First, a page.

5.) 210 different plant species make their home on the High Line, 161 of those are native to New York. Right now, flora and fauna with names like Common Quaking Grass, Threadleaf Bluestar, Siberian Catmint, and Fumewort are in bloom, so you may just find the inspiration for the name of your next indie band or craft beer.

4.) Can’t figure out what to do with the family on their 8th visit this year? Take ‘em for a walk. Ample seating is available all along the High Line for when dad needs a rest, water fountains are found at all access points for when mom wants to refill her water bottle, and the entire park is wheelchair accessible, so even granny can go for a stroll.

3.) A delicious variety of food is available to those looking to refuel between Little West 12th and West 18th Streets. In typical New York food truck fashion, a walk on the High Line will offer your pretzels, ice-cream sandwiches, a wine bar, a cup of coffee, tacos, gelato, and even some bar-b-que. My personal favorites are the handmade popsicles from People's Pops, who use locally-grown fruits in an ever-changing seasonal menu. You haven’t really lived until you’ve tried a nectarine chai popsicle. 

2.) Walked the whole thing twice and still want more? Not to worry, the third and final leg of the park is slated to sometime this year, extending the Highline northwest from 30th Street, cutting towards the Hudson River, and then ending around the Hudson Yards at 34th Street. Proposed plans included more lounge chairs, a kid’s play area, an open gathering space, and a makeout lookout point.

1.) Is your left brain being under stimulated? Free weekly guided walking tours are available on Tuesdays, and a variety of other walks, talks and lectures are scheduled throughout the summer - take a nature walk with a gardener, learn about the old meatpacking industry with a historian, wake up early to watch the birds with park naturalists, or go to bed late after stargazing with astronomers.

If you go: The High Line Park has nine different access points along Manhattan's west side, and is open daily from 7am to 11pm. Visit for more information and to plan your visit.

Monday, June 16, 2014

52 photos/weeks 21-24

21.) I am quickly turning into a crazy plant lady, and I love it ;)
22.) Living in New York is by no means easy, and most days I want to throw in the towel and move somewhere quieter/cheaper/better smelling, but spending an entire Memorial Day having a picnic in Central Park with your most favorite people somehow makes it all worth it.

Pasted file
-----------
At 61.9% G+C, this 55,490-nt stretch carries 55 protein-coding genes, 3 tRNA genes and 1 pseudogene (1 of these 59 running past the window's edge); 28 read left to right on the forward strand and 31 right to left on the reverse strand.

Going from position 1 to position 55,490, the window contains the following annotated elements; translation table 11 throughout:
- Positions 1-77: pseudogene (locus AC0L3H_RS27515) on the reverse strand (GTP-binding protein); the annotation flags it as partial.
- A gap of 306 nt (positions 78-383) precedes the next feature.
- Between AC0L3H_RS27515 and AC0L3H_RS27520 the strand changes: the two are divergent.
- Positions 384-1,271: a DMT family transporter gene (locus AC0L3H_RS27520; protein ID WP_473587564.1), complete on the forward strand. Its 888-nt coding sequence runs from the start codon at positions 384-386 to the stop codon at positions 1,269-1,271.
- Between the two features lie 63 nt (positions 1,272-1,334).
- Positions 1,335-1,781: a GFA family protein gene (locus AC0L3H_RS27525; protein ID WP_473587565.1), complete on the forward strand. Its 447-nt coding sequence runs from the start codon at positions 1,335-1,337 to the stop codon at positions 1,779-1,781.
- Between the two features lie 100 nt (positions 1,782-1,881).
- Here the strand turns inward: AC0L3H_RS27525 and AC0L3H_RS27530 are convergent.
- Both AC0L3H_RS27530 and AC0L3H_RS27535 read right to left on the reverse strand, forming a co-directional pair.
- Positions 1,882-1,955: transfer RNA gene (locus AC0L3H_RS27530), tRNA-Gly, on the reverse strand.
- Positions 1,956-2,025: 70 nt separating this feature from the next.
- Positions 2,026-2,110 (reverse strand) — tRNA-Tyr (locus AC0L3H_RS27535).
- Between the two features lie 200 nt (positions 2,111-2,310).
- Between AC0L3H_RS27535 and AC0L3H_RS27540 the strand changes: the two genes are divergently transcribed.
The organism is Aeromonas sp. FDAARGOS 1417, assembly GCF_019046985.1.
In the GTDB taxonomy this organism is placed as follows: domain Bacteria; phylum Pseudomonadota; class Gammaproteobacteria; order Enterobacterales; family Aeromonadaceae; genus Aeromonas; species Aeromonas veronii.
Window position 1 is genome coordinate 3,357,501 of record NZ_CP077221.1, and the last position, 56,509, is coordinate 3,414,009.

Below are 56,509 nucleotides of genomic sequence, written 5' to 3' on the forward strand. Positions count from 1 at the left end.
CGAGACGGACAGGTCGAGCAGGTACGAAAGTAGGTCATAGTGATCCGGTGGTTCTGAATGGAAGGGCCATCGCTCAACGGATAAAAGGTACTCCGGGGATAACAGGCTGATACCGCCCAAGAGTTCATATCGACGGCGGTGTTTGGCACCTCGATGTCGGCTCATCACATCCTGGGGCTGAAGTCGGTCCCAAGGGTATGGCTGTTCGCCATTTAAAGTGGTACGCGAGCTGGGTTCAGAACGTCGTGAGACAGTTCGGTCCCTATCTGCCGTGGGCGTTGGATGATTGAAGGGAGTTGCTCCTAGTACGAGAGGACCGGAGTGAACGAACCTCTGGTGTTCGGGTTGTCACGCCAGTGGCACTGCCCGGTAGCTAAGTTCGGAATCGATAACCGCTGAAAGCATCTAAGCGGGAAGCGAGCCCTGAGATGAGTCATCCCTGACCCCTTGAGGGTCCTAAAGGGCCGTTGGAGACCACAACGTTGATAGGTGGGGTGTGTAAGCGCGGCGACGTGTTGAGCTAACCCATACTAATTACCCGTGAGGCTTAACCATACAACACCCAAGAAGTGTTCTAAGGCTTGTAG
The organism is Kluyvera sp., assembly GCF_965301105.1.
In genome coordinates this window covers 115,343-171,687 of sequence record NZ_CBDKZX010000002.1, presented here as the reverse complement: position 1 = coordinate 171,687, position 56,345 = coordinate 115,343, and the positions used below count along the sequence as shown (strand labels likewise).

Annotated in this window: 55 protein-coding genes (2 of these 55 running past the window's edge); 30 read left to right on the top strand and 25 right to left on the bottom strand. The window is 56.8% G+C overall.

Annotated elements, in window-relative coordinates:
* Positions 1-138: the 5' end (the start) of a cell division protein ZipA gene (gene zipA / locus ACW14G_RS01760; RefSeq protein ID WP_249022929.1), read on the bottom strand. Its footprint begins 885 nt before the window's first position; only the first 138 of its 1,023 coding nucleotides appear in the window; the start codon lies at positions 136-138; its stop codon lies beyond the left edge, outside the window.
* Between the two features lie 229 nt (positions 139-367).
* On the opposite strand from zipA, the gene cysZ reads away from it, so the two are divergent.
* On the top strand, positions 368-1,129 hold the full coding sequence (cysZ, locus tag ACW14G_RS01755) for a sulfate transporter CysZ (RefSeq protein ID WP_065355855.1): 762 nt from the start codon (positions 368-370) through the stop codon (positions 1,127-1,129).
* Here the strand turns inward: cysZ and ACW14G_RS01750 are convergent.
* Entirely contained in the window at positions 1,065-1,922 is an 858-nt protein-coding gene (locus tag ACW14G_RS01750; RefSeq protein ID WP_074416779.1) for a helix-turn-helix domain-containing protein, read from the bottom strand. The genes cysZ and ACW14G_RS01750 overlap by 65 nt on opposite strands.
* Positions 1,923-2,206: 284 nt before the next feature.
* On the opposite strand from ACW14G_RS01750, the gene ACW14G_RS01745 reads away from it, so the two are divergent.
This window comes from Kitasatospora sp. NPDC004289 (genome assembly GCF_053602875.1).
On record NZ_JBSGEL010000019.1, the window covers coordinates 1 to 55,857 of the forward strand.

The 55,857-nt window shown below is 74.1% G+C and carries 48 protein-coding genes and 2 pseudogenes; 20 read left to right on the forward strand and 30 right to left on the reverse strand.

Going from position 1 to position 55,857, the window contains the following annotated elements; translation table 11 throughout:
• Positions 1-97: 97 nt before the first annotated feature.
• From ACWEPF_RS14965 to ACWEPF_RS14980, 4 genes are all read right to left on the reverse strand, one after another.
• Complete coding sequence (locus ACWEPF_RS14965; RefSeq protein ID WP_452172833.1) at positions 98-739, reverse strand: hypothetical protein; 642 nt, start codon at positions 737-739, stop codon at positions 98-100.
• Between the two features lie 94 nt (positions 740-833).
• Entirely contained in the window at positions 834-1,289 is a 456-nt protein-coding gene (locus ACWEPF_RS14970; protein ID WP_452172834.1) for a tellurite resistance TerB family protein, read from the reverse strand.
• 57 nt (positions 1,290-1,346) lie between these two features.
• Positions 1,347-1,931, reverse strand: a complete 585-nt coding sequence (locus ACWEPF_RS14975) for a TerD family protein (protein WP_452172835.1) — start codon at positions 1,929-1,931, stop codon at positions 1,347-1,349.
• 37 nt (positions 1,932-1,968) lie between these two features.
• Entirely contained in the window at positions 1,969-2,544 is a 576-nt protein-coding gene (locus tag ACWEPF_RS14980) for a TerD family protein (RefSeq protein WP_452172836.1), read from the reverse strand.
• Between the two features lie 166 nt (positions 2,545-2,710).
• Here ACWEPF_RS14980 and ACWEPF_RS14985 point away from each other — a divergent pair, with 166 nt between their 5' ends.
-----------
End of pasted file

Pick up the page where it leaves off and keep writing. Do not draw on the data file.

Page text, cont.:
23.) The ridiculous amount of rain we've been having this spring paused just long enough for these clouds to come out and play.
24.) A quiet moment on the couch before heading in for another long day of work.

52 photos is my personal challenge to take one awesome picture per week in 2014. All photos were taken by me on either my iPhone 5s or Cannon EOS Rebel T3i (my "big girl" camera). If edited, I use Snapseed, Instagram, or Adobe Lightroom. Follow me - @maspad - to see these and many more pics!

Wednesday, June 11, 2014

summer(2014): to-do

If last year was the summer of yes, then this year is the summer of slow down. We are all too busy, too over scheduled, and pulled in too many directions. It's not even halfway through June and I'm already stressing about how I'm going to get it all done this summer - how am I going to manage running two different productions while still making time for street fairs-flea markets-green markets-long walks-short skirts-outdoor movies-rooftop bars-panama hats-maxi dresses-bike rides and beach walks? When am I supposed to get it all done? Well, as my lovely friend Kristen recently reminded herself, it's time to put on the breaks. I need to stop trying to up with the Joneses (or in this day and age, keeping up with the perpetually sun-drenched and DIYed instagrammers and mommy bloggers) and go at my own pace. The other day I jotted and doodled some quick summer goals, and once I reached the end of the (relatively small) page, I stopped. No pushing for more, no stressing about opportunities lost. And the truth is, if I don't even get to half of the things on my list, I'll be ok. I'm just gonna keep on keepin' on for the next three months and most importantly, enjoy these summer moments - hopefully though, while wearing that panama hat and sipping that cocktail ;)

Saturday, June 7, 2014

weekend link love 04

Apologies for the radio silence as of late! It takes a lot of work to make a play, and I've been logging some long hours these past few weeks to get this play off the ground and into the theater. We're almost open, and it's shaping up to be a pretty fantastic show! While I haven't been able to spend too much time scouring the interwebs, here are some things that did catch my eye ;)

*I'm a little late to the game, but there's an entire art form dedicated to the spirit of doodling - it's called Zentangle, and I honestly haven't been able to put down my Sharpie marker since discovering it.

*I love love LOVE this photo book that recreates fictitious dishes described in literature. Ever wanted to see what Gatsby's buffet or The Girl With the Dragon Tattoo's cheese sandwich may have looked like in real life? Now you can.

*I always wondered how Monica and Rachel managed to afford their massive Greenwich apartment, but this brilliant infographic proves that it was all just TV magic.

*My beloved pinkie ring disappeared a few weeks ago and I'm crushing on these as possible replacements: 123, and 4.

*An interesting look at the psychology behind, and trickery of, our brains and food.

*This is random, beautiful, and utterly captivating.

*You guys. In planning our next vacation, I discovered that Icelandic horses have a fifth gait known as a tölt. New goal: use more umlauts in life.  New NEW goal: ride like this guy.

*And finally, plant graffiti is apparently a thing. Now if only I could figure out how to do something like that on my balcony.

Have a lovely weekend!!

Please note: some of the above are affiliate links, which may earn me a small commission (but at no extra cost to you!) Regardless if I get paid or not, I still stand by my recommendations and hope you enjoy them too ;)